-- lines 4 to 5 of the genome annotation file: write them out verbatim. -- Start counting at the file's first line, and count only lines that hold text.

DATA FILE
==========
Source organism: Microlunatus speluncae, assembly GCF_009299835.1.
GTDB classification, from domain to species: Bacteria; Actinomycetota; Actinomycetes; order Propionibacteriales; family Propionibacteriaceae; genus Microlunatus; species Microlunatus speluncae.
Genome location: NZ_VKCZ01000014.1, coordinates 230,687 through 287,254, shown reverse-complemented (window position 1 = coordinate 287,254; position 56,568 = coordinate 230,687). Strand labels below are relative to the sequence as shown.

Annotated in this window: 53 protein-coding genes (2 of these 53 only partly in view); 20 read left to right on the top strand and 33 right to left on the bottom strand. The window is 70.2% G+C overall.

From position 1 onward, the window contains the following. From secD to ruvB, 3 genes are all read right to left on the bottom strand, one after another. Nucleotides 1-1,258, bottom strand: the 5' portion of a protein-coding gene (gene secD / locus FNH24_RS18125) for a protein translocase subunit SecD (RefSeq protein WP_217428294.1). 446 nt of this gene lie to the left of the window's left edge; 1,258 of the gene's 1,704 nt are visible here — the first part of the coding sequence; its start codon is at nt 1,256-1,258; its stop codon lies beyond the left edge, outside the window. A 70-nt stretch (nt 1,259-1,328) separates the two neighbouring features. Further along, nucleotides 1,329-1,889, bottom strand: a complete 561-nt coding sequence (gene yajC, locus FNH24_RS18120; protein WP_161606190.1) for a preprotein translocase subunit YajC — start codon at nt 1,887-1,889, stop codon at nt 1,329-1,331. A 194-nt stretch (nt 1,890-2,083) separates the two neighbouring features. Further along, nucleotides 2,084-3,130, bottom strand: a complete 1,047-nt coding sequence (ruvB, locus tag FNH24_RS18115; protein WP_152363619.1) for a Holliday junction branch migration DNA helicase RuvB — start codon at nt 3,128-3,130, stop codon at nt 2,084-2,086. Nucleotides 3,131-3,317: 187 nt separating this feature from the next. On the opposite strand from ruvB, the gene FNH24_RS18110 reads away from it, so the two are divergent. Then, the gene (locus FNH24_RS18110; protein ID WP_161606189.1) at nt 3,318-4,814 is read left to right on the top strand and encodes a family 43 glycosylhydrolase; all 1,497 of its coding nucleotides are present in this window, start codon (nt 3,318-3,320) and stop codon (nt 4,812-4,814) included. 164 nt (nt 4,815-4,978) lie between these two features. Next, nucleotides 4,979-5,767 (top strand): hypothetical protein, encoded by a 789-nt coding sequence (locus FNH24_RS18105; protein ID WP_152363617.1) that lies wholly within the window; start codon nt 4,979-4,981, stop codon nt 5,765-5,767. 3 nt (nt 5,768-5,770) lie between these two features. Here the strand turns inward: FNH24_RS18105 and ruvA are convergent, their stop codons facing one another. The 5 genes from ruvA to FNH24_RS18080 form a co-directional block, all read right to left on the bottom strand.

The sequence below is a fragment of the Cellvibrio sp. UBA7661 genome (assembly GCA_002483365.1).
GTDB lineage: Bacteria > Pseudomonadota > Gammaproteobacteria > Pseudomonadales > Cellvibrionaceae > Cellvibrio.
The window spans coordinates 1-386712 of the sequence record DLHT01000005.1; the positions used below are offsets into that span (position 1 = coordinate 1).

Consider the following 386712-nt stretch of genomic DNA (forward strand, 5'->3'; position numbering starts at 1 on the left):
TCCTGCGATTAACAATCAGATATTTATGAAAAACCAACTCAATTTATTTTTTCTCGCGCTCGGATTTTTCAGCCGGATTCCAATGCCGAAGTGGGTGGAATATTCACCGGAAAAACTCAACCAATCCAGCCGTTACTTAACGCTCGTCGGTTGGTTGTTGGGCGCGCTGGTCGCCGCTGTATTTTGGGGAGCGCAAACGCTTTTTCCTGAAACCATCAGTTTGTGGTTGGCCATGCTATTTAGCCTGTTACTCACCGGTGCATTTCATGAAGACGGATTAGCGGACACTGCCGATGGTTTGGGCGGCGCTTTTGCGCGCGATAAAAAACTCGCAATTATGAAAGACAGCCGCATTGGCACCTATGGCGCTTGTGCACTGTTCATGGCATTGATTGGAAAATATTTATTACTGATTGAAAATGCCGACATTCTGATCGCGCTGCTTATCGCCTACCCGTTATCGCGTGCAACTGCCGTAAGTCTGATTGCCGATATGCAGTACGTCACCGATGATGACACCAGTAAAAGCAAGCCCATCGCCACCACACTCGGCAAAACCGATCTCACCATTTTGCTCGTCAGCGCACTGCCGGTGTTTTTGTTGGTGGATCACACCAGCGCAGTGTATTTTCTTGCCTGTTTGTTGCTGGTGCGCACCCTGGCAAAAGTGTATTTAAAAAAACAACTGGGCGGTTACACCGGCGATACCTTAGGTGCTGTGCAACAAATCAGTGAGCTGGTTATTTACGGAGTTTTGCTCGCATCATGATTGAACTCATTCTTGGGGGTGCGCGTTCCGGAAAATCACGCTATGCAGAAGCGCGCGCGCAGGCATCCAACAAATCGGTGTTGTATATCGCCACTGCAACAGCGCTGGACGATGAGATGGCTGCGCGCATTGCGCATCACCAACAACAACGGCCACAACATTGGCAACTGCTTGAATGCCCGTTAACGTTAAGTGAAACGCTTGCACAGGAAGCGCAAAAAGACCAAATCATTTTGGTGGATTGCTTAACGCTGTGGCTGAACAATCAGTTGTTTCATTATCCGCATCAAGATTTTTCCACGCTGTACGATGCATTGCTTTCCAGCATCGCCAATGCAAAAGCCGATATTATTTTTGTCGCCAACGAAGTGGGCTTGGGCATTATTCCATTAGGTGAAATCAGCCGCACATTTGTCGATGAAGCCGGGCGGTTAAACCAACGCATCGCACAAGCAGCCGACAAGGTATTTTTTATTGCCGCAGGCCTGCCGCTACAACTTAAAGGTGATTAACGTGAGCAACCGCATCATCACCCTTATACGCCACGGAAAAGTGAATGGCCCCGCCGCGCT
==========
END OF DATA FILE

Annotated in this window: 53 protein-coding genes (2 of these 53 only partly in view); 20 read left to right on the top strand and 33 right to left on the bottom strand. The window is 70.2% G+C overall.

From position 1 onward, the window contains the following. From secD to ruvB, 3 genes are all read right to left on the bottom strand, one after another. Nucleotides 1-1,258, bottom strand: the 5' portion of a protein-coding gene (gene secD / locus FNH24_RS18125) for a protein translocase subunit SecD (RefSeq protein WP_217428294.1). 446 nt of this gene lie to the left of the window's left edge; 1,258 of the gene's 1,704 nt are visible here — the first part of the coding sequence; its start codon is at nt 1,256-1,258; its stop codon lies beyond the left edge, outside the window. A 70-nt stretch (nt 1,259-1,328) separates the two neighbouring features. Further along, nucleotides 1,329-1,889, bottom strand: a complete 561-nt coding sequence (gene yajC, locus FNH24_RS18120; protein WP_161606190.1) for a preprotein translocase subunit YajC — start codon at nt 1,887-1,889, stop codon at nt 1,329-1,331. A 194-nt stretch (nt 1,890-2,083) separates the two neighbouring features. Further along, nucleotides 2,084-3,130, bottom strand: a complete 1,047-nt coding sequence (ruvB, locus tag FNH24_RS18115; protein WP_152363619.1) for a Holliday junction branch migration DNA helicase RuvB — start codon at nt 3,128-3,130, stop codon at nt 2,084-2,086. Nucleotides 3,131-3,317: 187 nt separating this feature from the next. On the opposite strand from ruvB, the gene FNH24_RS18110 reads away from it, so the two are divergent. Then, the gene (locus FNH24_RS18110; protein ID WP_161606189.1) at nt 3,318-4,814 is read left to right on the top strand and encodes a family 43 glycosylhydrolase; all 1,497 of its coding nucleotides are present in this window, start codon (nt 3,318-3,320) and stop codon (nt 4,812-4,814) included. 164 nt (nt 4,815-4,978) lie between these two features. Next, nucleotides 4,979-5,767 (top strand): hypothetical protein, encoded by a 789-nt coding sequence (locus FNH24_RS18105; protein ID WP_152363617.1) that lies wholly within the window; start codon nt 4,979-4,981, stop codon nt 5,765-5,767. 3 nt (nt 5,768-5,770) lie between these two features. Here the strand turns inward: FNH24_RS18105 and ruvA are convergent, their stop codons facing one another. The 5 genes from ruvA to FNH24_RS18080 form a co-directional block, all read right to left on the bottom strand.